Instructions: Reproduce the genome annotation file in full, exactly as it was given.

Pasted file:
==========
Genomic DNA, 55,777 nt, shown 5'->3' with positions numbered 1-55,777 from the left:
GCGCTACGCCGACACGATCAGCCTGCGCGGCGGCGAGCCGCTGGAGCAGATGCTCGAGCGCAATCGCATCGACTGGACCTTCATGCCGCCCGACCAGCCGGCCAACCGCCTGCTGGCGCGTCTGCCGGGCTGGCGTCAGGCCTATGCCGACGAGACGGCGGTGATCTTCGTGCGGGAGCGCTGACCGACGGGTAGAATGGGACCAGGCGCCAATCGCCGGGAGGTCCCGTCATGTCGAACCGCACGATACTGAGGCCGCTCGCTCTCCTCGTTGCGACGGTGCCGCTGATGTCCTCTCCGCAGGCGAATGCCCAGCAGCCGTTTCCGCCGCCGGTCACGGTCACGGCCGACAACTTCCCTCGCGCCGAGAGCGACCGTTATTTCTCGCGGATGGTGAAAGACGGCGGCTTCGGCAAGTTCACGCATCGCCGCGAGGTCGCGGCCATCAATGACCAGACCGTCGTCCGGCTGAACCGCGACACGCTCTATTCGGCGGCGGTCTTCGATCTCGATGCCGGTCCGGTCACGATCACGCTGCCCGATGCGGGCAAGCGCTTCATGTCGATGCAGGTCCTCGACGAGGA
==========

Genomic DNA, 55,777 nt, shown 5'->3' with positions numbered 1-55,777 from the left:
GCGCTACGCCGACACGATCAGCCTGCGCGGCGGCGAGCCGCTGGAGCAGATGCTCGAGCGCAATCGCATCGACTGGACCTTCATGCCGCCCGACCAGCCGGCCAACCGCCTGCTGGCGCGTCTGCCGGGCTGGCGTCAGGCCTATGCCGACGAGACGGCGGTGATCTTCGTGCGGGAGCGCTGACCGACGGGTAGAATGGGACCAGGCGCCAATCGCCGGGAGGTCCCGTCATGTCGAACCGCACGATACTGAGGCCGCTCGCTCTCCTCGTTGCGACGGTGCCGCTGATGTCCTCTCCGCAGGCGAATGCCCAGCAGCCGTTTCCGCCGCCGGTCACGGTCACGGCCGACAACTTCCCTCGCGCCGAGAGCGACCGTTATTTCTCGCGGATGGTGAAAGACGGCGGCTTCGGCAAGTTCACGCATCGCCGCGAGGTCGCGGCCATCAATGACCAGACCGTCGTCCGGCTGAACCGCGACACGCTCTATTCGGCGGCGGTCTTCGATCTCGATGCCGGTCCGGTCACGATCACGCTGCCCGATGCGGGCAAGCGCTTCATGTCGATGCAGGTCCTCGACGAGGA